Eris (dwarf planet)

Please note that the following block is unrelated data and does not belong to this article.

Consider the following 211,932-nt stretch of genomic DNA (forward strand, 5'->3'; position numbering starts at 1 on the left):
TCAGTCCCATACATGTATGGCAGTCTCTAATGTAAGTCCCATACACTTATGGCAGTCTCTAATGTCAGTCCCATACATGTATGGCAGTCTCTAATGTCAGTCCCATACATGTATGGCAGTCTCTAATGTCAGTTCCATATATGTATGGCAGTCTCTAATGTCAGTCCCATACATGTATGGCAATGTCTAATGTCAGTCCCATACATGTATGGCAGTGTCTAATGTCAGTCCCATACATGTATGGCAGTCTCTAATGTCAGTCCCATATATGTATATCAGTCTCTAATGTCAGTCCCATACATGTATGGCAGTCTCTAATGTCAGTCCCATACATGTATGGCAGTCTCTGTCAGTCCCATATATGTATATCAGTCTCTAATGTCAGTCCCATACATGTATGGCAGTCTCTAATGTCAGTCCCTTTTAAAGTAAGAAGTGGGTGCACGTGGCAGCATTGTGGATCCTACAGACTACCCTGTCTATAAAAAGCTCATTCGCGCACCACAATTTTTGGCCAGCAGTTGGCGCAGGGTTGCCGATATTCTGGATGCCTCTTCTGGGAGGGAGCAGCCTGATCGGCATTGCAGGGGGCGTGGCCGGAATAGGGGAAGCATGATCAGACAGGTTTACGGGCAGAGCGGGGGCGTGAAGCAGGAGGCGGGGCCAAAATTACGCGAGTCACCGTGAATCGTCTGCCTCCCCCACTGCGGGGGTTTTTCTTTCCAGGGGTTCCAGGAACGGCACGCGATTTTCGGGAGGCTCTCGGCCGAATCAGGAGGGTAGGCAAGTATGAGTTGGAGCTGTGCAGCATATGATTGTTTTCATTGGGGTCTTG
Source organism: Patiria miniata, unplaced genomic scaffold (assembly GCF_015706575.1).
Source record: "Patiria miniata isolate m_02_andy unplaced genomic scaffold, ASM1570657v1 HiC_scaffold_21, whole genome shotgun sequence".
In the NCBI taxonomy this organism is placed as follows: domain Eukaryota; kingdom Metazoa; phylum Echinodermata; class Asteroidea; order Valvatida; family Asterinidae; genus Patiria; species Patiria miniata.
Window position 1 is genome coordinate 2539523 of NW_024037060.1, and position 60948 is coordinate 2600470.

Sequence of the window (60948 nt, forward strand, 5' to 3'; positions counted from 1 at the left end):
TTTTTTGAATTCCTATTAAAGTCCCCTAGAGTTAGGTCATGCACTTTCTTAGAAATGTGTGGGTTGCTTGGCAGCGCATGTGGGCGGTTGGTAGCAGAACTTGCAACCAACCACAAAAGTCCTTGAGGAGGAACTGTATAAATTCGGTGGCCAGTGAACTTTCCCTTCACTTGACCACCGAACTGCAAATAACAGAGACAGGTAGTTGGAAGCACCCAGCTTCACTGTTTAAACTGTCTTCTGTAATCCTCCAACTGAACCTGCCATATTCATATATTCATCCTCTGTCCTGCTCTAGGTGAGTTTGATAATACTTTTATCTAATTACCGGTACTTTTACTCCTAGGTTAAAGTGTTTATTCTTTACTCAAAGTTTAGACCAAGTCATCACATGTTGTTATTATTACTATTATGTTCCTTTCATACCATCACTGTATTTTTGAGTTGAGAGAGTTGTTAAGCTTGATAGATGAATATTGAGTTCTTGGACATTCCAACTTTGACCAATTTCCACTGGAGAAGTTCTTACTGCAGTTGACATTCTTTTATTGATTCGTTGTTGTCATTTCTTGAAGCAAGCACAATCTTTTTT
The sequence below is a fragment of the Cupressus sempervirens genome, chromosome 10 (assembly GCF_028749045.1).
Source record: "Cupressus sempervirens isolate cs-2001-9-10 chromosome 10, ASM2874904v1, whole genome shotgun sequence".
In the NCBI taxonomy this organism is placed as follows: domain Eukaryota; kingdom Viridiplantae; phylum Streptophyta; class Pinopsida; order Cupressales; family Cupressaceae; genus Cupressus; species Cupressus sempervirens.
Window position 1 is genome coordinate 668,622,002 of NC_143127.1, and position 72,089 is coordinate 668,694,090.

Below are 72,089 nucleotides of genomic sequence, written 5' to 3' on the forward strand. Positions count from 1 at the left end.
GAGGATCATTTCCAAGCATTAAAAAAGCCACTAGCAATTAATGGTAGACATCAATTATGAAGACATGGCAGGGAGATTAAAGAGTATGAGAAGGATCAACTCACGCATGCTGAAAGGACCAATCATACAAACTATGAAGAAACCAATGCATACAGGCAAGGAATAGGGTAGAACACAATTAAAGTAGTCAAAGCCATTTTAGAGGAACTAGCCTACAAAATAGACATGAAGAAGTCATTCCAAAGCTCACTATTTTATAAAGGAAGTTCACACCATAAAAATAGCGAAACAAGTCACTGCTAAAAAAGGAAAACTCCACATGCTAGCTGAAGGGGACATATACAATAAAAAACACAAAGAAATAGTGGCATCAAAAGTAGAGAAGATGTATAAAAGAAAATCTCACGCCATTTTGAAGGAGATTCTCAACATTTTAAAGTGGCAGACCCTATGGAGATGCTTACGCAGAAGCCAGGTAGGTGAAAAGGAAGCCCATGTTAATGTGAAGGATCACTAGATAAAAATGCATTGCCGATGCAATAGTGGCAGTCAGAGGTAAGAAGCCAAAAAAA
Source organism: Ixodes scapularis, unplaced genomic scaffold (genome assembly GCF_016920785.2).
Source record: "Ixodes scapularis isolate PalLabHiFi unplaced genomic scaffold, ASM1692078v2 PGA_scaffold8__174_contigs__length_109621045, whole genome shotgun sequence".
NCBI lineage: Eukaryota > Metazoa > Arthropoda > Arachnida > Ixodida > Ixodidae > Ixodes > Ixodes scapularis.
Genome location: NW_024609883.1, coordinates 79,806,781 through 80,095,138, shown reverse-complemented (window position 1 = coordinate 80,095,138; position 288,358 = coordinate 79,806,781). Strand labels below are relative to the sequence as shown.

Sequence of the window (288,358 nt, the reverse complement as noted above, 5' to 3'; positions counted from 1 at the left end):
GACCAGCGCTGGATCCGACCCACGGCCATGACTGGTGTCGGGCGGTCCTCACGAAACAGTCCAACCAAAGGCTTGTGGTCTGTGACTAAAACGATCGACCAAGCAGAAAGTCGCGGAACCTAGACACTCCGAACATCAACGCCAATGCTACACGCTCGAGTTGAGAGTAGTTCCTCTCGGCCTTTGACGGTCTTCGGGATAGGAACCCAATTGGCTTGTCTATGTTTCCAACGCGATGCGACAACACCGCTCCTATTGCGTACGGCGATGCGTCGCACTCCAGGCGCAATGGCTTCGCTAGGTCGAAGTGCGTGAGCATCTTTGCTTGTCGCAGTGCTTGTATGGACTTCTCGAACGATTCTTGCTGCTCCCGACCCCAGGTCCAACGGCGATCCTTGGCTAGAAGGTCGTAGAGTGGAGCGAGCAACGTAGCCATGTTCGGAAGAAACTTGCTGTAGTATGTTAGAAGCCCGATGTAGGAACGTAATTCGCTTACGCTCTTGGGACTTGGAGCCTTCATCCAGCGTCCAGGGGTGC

Eris (minor-planet designation 136199 Eris) is the most-massive and second-largest dwarf planet known in the Solar System. It is also the ninth-most-massive known body directly orbiting the Sun, and the largest known body in the Solar System not visited by a spacecraft. It was measured to be 2,326 ± 12 kilometers (1,445.3 ± 7.5 mi) in diameter. Eris is 27% more massive than dwarf planet Pluto, though Pluto is slightly larger by volume. Eris's mass is about 0.27% of the Earth's mass.Eris was discovered in January 2005 by a Palomar Observatory–based team led by Mike Brown, and its identity was verified later that year. It is a trans-Neptunian object (TNO) and a member of a high-eccentricity population known as the scattered disk. It has one known moon, Dysnomia. As of 2014, its distance from the Sun is 96.4 astronomical units (1.442×1010 km; 8.96×109 mi), roughly three times that of Pluto. With the exception of some comets, Eris and Dysnomia are currently the most distant known natural objects in the Solar System.Because Eris appeared to be larger than Pluto, NASA initially described it as the Solar System's tenth planet. This, along with the prospect of other objects of similar size being discovered in the future, motivated the International Astronomical Union (IAU) to define the term planet for the first time. Under the IAU definition approved on August 24, 2006, Eris is a ""dwarf planet"", along with objects such as Pluto, Ceres, Haumea and Makemake, thereby reducing the number of known planets in the Solar System to eight, the same as before Pluto's discovery in 1930. Observations of a stellar occultation by Eris in 2010 showed that its diameter was 2,326 ± 12 kilometers (1,445.3 ± 7.5 mi), not significantly different from that of Pluto. After New Horizons measured Pluto's diameter as 7006237200000000000♠2372±4 km in July 2015, it was determined that Eris is slightly smaller in diameter than Pluto.